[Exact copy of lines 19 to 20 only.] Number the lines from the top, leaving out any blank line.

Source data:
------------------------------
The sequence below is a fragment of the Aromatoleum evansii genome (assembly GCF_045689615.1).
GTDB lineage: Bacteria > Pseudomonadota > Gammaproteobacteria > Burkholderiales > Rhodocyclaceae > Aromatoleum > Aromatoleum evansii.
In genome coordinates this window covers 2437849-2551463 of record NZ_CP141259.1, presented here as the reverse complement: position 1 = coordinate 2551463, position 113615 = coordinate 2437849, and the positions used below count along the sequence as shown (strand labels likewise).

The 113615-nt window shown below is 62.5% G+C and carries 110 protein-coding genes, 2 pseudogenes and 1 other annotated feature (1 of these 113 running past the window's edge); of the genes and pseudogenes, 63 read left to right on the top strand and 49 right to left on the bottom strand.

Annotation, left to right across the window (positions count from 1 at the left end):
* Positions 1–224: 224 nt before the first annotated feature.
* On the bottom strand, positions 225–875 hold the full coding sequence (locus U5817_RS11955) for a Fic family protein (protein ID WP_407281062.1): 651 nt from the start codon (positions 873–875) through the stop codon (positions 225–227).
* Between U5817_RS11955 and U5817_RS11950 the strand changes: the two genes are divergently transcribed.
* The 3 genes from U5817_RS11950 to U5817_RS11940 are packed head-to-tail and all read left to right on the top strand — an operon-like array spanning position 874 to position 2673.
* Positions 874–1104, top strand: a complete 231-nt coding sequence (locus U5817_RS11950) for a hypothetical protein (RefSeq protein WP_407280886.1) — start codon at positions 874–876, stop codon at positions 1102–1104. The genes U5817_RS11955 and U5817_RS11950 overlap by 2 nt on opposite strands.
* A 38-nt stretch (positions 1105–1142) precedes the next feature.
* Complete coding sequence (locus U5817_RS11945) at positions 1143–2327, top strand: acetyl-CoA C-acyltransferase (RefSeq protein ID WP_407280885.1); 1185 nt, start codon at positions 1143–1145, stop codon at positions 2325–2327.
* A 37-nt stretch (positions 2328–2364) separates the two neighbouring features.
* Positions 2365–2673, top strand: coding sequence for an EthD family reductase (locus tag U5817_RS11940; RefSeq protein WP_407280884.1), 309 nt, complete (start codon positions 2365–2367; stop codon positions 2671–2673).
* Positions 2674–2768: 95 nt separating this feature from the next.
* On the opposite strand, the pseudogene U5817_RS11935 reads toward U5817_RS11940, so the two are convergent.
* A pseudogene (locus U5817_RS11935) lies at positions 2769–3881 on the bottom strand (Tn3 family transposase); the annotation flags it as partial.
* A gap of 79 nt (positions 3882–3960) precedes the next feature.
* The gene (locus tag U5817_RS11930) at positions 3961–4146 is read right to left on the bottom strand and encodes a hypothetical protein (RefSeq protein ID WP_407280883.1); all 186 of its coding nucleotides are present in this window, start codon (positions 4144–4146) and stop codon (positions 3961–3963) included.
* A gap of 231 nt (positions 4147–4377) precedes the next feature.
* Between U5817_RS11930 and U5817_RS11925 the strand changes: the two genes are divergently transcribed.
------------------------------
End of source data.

* The gene (locus tag U5817_RS11930) at positions 3961–4146 is read right to left on the bottom strand and encodes a hypothetical protein (RefSeq protein ID WP_407280883.1); all 186 of its coding nucleotides are present in this window, start codon (positions 4144–4146) and stop codon (positions 3961–3963) included.
* A gap of 231 nt (positions 4147–4377) precedes the next feature.